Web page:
Unilateral hippocampal CA3-predominant damage and short latency epileptogenesis after intra-amygdala microinjection of kainic acid in mice.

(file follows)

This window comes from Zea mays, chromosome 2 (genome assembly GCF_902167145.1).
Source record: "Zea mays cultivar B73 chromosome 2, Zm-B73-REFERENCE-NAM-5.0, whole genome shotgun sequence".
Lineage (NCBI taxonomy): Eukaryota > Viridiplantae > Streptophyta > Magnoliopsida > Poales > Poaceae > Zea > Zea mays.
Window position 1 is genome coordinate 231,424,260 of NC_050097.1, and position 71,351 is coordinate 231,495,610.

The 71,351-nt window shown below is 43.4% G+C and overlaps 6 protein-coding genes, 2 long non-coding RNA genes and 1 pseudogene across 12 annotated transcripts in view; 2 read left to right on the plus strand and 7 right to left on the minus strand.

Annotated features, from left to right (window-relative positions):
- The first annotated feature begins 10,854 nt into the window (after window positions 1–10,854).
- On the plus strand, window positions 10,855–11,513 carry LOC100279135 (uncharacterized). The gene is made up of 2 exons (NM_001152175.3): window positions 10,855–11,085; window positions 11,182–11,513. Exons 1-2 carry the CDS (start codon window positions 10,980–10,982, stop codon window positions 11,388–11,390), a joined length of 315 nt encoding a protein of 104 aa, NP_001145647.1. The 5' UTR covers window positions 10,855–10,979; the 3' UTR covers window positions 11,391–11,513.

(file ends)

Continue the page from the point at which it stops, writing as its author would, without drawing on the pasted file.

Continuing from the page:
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Mesial temporal lobe epilepsy is the most common, intractable seizure disorder in adults. It is associated with an asymmetric pattern of hippocampal neuron loss within the endfolium (hilus and CA3) and CA1, with limited pathology in extra-hippocampal regions. We previously developed a model of focally-evoked seizure-induced neuronal death using intra-amygdala kainic acid (KA) microinjection and characterized the acute hippocampal pathology. Here, we sought to characterize the full extent of hippocampal and potential extra-hippocampal damage in this model, and the temporal onset of epileptic seizures. Seizure damage assessed at four stereotaxic levels by FluoroJade B staining was most prominent in ipsilateral hippocampal CA3 where it extended from septal to temporal pole. Minor but significant neuronal injury was present in ipsilateral CA1. Extra-hippocampal neuronal damage was generally limited in extent and restricted to the lateral septal nucleus, injected amygdala and select regions of neocortex ipsilateral to the seizure elicitation side. Continuous surface EEG recorded with implanted telemetry units in freely-moving mice detected spontaneous, epileptic seizures by five days post-KA in all mice. Epileptic seizure number averaged 1-4 per day. Hippocampi from epileptic mice 15 days post-KA displayed unilateral CA3 lesions, astrogliosis and increased neuropeptide Y immunoreactivity suggestive of mossy fiber rearrangement. These studies characterize a mouse model of unilateral hippocampal-dominant neuronal damage and short latency epileptogenesis that may be suitable for studying the cell and molecular pathogenesis of human mesial temporal lobe epilepsy.